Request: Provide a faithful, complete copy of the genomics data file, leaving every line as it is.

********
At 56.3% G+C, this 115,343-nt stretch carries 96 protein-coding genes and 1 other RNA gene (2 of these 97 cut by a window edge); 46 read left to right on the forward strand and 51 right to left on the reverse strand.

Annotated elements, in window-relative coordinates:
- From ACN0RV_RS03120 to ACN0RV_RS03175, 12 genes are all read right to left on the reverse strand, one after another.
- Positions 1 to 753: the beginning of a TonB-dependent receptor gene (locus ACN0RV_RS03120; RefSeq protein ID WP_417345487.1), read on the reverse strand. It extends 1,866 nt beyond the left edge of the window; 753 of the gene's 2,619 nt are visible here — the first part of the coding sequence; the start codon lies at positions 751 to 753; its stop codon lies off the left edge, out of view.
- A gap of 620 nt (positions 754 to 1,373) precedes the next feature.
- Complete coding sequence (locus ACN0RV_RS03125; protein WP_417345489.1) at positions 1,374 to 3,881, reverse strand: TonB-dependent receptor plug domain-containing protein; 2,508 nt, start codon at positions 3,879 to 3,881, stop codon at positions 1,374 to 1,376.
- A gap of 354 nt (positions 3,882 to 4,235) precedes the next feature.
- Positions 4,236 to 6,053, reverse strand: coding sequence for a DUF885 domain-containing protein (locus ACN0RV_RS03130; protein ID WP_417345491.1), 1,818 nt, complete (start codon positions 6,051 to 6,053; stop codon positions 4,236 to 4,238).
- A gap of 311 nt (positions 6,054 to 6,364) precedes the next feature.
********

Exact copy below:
At 56.3% G+C, this 115,343-nt stretch carries 96 protein-coding genes and 1 other RNA gene (2 of these 97 cut by a window edge); 46 read left to right on the forward strand and 51 right to left on the reverse strand.

Annotated elements, in window-relative coordinates:
- From ACN0RV_RS03120 to ACN0RV_RS03175, 12 genes are all read right to left on the reverse strand, one after another.
- Positions 1 to 753: the beginning of a TonB-dependent receptor gene (locus ACN0RV_RS03120; RefSeq protein ID WP_417345487.1), read on the reverse strand. It extends 1,866 nt beyond the left edge of the window; 753 of the gene's 2,619 nt are visible here — the first part of the coding sequence; the start codon lies at positions 751 to 753; its stop codon lies off the left edge, out of view.
- A gap of 620 nt (positions 754 to 1,373) precedes the next feature.
- Complete coding sequence (locus ACN0RV_RS03125; protein WP_417345489.1) at positions 1,374 to 3,881, reverse strand: TonB-dependent receptor plug domain-containing protein; 2,508 nt, start codon at positions 3,879 to 3,881, stop codon at positions 1,374 to 1,376.
- A gap of 354 nt (positions 3,882 to 4,235) precedes the next feature.
- Positions 4,236 to 6,053, reverse strand: coding sequence for a DUF885 domain-containing protein (locus ACN0RV_RS03130; protein ID WP_417345491.1), 1,818 nt, complete (start codon positions 6,051 to 6,053; stop codon positions 4,236 to 4,238).
- A gap of 311 nt (positions 6,054 to 6,364) precedes the next feature.